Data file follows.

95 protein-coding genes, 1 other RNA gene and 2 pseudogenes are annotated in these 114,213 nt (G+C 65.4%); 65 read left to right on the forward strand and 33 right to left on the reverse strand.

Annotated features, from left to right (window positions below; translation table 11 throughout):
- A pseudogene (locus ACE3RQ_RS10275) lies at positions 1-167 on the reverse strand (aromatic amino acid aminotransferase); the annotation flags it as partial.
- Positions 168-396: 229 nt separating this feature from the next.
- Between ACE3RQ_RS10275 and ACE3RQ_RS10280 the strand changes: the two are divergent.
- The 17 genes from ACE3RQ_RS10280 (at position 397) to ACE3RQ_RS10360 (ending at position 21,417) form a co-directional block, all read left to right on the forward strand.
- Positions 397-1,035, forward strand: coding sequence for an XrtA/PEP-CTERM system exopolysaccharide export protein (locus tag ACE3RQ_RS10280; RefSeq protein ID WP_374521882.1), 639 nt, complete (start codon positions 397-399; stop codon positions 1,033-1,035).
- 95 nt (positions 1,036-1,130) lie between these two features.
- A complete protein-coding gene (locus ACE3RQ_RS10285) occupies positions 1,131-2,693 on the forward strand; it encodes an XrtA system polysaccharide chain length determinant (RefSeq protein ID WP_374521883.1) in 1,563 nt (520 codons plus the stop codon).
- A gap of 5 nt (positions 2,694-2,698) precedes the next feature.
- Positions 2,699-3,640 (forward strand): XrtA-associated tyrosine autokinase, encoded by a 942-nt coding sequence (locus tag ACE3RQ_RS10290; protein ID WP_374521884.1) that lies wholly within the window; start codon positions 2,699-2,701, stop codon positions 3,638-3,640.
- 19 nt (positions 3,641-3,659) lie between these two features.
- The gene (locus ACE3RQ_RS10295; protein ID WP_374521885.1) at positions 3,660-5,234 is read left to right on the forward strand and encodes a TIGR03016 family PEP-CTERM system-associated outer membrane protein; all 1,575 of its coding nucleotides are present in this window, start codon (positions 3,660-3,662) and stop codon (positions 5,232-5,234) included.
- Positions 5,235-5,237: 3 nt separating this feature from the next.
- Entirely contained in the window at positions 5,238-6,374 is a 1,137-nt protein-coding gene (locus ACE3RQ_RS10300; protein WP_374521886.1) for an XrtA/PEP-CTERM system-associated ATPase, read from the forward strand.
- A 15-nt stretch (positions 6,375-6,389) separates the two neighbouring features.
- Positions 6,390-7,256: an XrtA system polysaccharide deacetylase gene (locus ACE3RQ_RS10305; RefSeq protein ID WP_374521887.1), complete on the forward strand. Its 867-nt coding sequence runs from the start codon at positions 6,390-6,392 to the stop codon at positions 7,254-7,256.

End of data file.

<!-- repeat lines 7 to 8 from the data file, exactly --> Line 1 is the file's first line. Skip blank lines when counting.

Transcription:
- Positions 397-1,035, forward strand: coding sequence for an XrtA/PEP-CTERM system exopolysaccharide export protein (locus tag ACE3RQ_RS10280; RefSeq protein ID WP_374521882.1), 639 nt, complete (start codon positions 397-399; stop codon positions 1,033-1,035).
- 95 nt (positions 1,036-1,130) lie between these two features.